Operating Systems

================ Start Lecture #14 ================

Why don't we mimic the idea of paging and have a table giving for each block of the file, where on the disk that file block is stored? In other words a ``file block table'' mapping its file block to its corresponding disk block. This is the idea of (the first part of) the unix inode solution, which we study next.

I-Nodes

• Used by unix/linux.

• Directory entry points to i-node (index-node).

• I-Node points to first few data blocks, often called direct blocks.

• I-Node also points to an indirect block, which points to disk blocks.

• I-Node also points to a double indirect, which points an indirect ...

• For some implementations there are triple indirect as well.

• The i-node is in memory for open files. So references to direct blocks take just one I/O.

• For big files most references require two I/Os (indirect + data).

• For huge files most references require three I/Os (double indirect, indirect, and data).

Algorithm to retrieve a block

```Let's say that you want to find block N
(N=0 is the "first" block) and that
There are D direct pointers in the inode numbered 0..(D-1)
There are K pointers in each indirect block numbered 0..K-1

If N < D            // This is a direct block in the i-node
use direct pointer N in the i-node
else if N < D + K   // This is one of the K blocks pointed to by indirect blk
use pointer D in the inode to get the indirect block
use pointer N-D in the indirect block to get block N
else   // This is one of the K*K blocks obtained via the double indirect block
use pointer D+1 in the inode to get the double indirect block
let P = (N-(D+K)) DIV K      // Which single indirect block to use
use pointer P to get the indirect block B
let Q = (N-(D+K)) MOD K      // Which pointer in B to use
use pointer Q in B to get block N
```

6.3.3: Implementing Directories

Recall that a directory is a mapping that converts file (or subdirectory) names to the files (or subdirectories) themselves.

Trivial File System (CP/M)

• Only one directory in the system.
• Directory entry contains pointers to disk blocks.
• If need more blocks, get another directory entry.

MS-DOS and Windows (FAT)

• Subdirectories supported.
• Directory entry contains metatdata such as date and size as well as pointer to first block.
• The FAT has the pointers to the remaining blocks.

Unix/linux

• Each entry contains a name and a pointer to the corresponding i-node.
• Metadata is in the i-node.
• Early unix had limit of 14 character names.
• Name field now is varying length.
• To go down a level in directory takes two steps: get i-node, get file (or subdirectory).
• This shows how important it is not to parse filenames for each I/O operation, i.e., why the open() system call is important.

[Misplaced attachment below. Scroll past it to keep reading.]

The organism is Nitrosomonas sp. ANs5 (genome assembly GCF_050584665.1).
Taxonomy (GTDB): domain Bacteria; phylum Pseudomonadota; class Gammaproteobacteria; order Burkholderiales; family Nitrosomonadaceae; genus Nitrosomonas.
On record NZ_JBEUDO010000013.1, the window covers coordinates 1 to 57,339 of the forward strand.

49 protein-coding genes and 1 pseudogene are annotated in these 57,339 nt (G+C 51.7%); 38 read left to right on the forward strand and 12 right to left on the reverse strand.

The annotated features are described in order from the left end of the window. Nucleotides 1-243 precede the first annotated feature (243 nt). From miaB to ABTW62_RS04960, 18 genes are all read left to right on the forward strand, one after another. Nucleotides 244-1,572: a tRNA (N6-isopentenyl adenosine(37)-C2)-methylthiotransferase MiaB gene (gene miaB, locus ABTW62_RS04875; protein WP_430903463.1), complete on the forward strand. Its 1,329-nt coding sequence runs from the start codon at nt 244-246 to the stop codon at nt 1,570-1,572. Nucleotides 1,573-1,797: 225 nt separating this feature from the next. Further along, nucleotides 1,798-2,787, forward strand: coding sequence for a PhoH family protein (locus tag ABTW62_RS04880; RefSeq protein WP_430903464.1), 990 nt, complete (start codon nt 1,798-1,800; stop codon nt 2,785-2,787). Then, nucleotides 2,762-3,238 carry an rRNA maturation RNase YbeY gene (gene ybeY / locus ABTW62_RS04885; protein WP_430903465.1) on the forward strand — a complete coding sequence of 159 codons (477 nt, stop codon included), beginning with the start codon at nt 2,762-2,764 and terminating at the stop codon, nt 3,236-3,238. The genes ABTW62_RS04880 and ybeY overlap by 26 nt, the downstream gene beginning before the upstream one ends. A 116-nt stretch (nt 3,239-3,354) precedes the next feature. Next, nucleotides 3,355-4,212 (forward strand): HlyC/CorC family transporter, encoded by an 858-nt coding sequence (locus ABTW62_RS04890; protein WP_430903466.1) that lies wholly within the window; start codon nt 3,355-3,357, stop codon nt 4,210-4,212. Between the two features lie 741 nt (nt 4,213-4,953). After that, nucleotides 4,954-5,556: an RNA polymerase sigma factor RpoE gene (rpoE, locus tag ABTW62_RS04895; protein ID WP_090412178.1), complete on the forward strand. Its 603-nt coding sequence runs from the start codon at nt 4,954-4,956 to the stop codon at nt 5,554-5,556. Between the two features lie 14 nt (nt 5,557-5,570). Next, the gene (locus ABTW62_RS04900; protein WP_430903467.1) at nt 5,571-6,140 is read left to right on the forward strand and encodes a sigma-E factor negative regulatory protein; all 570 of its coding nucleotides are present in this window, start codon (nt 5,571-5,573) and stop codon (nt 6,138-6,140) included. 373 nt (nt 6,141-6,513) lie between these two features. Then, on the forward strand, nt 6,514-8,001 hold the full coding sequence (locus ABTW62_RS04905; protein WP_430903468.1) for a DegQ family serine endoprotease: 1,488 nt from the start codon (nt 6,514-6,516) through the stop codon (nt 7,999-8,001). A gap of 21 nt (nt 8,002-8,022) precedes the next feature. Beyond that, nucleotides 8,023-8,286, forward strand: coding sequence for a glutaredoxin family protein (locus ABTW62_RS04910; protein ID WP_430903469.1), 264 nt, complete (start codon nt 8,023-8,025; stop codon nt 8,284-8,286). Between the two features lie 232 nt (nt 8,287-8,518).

• Do on the blackboard the steps for /a/b/X

Homework: 27

6.3.4: Shared files (links)

• “Shared” files is Tanenbaum's terminology.
• More descriptive would be “multinamed files”.
• If a file exists, one can create another name for it (quite possibly in another directory).
• This is often called creating a (or another) link to the file.
• Unix has two flavor of links, hard links and symbolic links or symlinks.
• Dos/windows has symlinks, but I don't believe it has hard links.
• These links often cause confusion, but I really believe that the diagrams I created make it all clear.

Hard Links

• Symmetric multinamed files.
• When a hard like is created another name is created for the same file.
• The two names have equal status.
• It is not, I repeat NOT, true that one name is the “real name” and the other one is “just a link”.

Start with an empty file system (i.e., just the root directory) and then execute:

```cd /
mkdir /A; mkdir /B
touch /A/X; touch /B/Y
```

We have the situation shown on the right.

• Circles represent ordinary files.
• Squares represent directories.
• One name for the left circle is /A/X.
• I have written the names on the edges.
• This is not customary, normally they are written in the circles or squares.
• When there are no multi-named files, it doesn't matter if they are written in the node or edge.
• We will see that when files can have multiple names it is much better to write the name on the edge.

Now execute
```ln /B/Y /A/New
```
This gives the new diagram to the right.

At this point there are two equally valid name for the right hand yellow file, /B/Y and /A/New. The fact that /B/Y was created first is NOT detectable.

• Both point to the same i-node.
• Only one owner (the one who created the file initially).
• One date, one set of permissions, one ... .

Assume Bob created /B and /B/Y and Alice created /A, /A/X, and /A/New. Later Bob tires of /B/Y and removes it by executing

```rm /B/Y
```

The file /A/New is still fine (see third diagram on the right). But it is owned by Bob, who can't find it! If the system enforces quotas bob will likely be charged (as the owner), but he can neither find nor delete the file (since bob cannot unlink, i.e. remove, files from /A)

Since hard links are only permitted to files (not directories) the resulting file system is a dag (directed acyclic graph). That is, there are no directed cycles. We will now proceed to give away this useful property by studying symlinks, which can point to directories.

Symlinks

• Asymmetric multinamed files.
• When a symlink is created another file is created. The contents of the new file is the name of the original file.
• A hard link in contrast points to the original file.
• The examples will make this clear.

Again start with an empty file system and this time execute

```cd /
mkdir /A; mkdir /B
touch /A/X; touch /B/Y
ln -s /B/Y /A/New
```

We now have an additional file /A/New, which is a symlink to /B/Y.

• The file named /A/New has the name /B/Y as its data (not metadata).
• The system notices that A/New is a diamond (symlink) so reading /A/New will return the contents of /B/Y (assuming the reader has read permission for /B/Y).